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Computer engineering professor builds Honors students’ social networks

Tuesday, March 5, 2013



It is either completely counterintuitive or perfectly understandable that a self-described introverted computer engineer would require his students to build a social network for themselves. For Dr. Perry Alexander, it is probably more the latter than the former.

Dr. Alexander, professor of electrical and computer engineering and director of the Information and Telecommunication Technology Center, is as passionate about connecting his University Honors Program students with one another and with their professors as he is about teaching them the history of computing – and that is saying a lot.

“As part of each of my Honors courses, I teach university survival skills. I’m trying to help them figure out what they need to do while they’re here: meet your professors, find your department and talk to other professors,” he says. “Every student has to come meet me. It’s worth points; it’s a homework assignment.”

He says that even the sharpest students can have difficulty navigating a large university like KU, especially when it comes to seeking research opportunities, which the Honors Program encourages and cultivates. So his class requirements give them a gentle nudge in that direction.

“The whole aura of research can be intimidating. These students are astonishingly bright, but there are still pragmatic, practical things you have to learn. Bringing a student closer to faculty faster is a very good thing the Honors Program does,” Dr. Alexander says.

He also thinks that part of his responsibility to his students is to inform them about all of the things professors do – not just what the students see.

“Most students aren’t aware of our full job,” he says. “Every bit of research I do involves a student – I’m teaching all the time I’m doing that, too.”

Another part of his course requirements for Honors students is that they must find an organized activity outside of their major to do for fun.

“Everybody I’ve known in my life who is really good at what they do is equally good at something else,” he explains.

This semester, Dr. Alexander is teaching the University Scholars seminar, called “Searching for a Just Machine,” about British mathematician who was, in Dr. Alexander’s opinion, the creator of the computer. Although he will be introducing students to the world of computer science, he says he stands to learn some things from them as well.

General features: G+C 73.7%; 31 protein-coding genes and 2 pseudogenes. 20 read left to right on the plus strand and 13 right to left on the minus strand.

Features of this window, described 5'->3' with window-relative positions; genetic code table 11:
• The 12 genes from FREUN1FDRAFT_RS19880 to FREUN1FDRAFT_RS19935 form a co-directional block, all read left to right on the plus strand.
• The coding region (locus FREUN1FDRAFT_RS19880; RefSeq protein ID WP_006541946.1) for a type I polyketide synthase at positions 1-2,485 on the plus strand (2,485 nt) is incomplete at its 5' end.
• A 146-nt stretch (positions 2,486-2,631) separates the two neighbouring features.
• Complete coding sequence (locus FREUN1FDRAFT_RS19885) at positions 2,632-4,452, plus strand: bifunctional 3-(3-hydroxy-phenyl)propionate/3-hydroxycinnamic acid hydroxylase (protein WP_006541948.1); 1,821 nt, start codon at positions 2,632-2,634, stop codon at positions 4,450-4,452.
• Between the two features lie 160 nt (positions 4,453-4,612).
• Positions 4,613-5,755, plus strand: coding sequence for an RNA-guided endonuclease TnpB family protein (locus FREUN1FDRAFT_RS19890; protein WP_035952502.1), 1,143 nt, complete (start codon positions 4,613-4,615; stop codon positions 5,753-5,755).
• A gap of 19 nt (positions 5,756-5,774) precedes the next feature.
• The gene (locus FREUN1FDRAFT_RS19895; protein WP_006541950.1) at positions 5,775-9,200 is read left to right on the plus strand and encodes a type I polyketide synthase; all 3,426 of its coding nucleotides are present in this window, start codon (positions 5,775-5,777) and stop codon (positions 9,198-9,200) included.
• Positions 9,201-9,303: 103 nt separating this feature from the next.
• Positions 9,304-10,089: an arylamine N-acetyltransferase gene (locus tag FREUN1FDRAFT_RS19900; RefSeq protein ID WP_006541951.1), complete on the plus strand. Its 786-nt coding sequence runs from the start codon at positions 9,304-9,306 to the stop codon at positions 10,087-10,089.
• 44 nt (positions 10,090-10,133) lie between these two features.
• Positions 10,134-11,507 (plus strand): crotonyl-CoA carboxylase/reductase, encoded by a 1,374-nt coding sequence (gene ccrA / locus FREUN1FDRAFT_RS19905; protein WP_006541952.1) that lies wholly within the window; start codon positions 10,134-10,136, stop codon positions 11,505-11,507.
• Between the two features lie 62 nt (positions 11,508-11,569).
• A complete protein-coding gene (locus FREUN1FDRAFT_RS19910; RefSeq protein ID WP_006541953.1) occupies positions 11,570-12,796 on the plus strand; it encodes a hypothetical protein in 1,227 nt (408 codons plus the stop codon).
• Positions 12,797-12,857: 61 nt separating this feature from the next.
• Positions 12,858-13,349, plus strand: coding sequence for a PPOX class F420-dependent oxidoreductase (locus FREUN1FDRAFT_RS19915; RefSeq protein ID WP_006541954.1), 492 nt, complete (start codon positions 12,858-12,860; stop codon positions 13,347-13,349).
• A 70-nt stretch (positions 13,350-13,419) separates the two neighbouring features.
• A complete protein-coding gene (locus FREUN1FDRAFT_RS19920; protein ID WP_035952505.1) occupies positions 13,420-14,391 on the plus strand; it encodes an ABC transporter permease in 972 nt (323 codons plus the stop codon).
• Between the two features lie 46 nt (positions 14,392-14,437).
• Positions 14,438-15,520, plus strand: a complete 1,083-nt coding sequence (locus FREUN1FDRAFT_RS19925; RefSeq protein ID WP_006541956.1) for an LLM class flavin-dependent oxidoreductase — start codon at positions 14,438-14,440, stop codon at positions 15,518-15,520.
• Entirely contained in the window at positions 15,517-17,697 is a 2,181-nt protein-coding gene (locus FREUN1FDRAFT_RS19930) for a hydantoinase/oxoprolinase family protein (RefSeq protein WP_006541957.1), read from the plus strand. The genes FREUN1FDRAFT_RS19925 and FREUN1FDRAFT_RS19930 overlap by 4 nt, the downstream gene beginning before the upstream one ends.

“Doing the University Scholars seminar, I get to see students from across the University with majors I don’t know anything about. I get to have a diverse group of students to talk to and learn what they are doing,” he says.

Dr. Alexander has been teaching Honors students for more than 10 years and appreciates that he continues to gain new understandings of both academic disciplines and the students themselves.

As a KU alumnus himself, he admires the environment the Honors Program creates for its students.

“The thing they get is the interaction with one another – the presence of people who are of like mind. They all get it that they have to study. They all get it that they are working hard. That is important, particularly for really strong students,” he says.

Dr. Alexander lives in Lawrence with his wife, Pam, and son, Tate, who is 10. He enjoys listening to and discovering new music and reading science fiction.



Course offerings are “among the most comprehensive in the nation,” according to “A Review of Fifty Public University Honors Programs”
98% of University Honors Program graduates are employed or accepted to graduate school within six months of graduation
40% of students in the University Honors Program conduct research before graduation
9 to 1: Average ratio of KU honors students to faculty advisors
1 of only 7 programs nationwide to receive a top rating from “A Review of Fifty Public University Honors Programs” in 2014
60% of University Honors Program students study abroad
KU honors students select their advisors from top-ranked KU faculty
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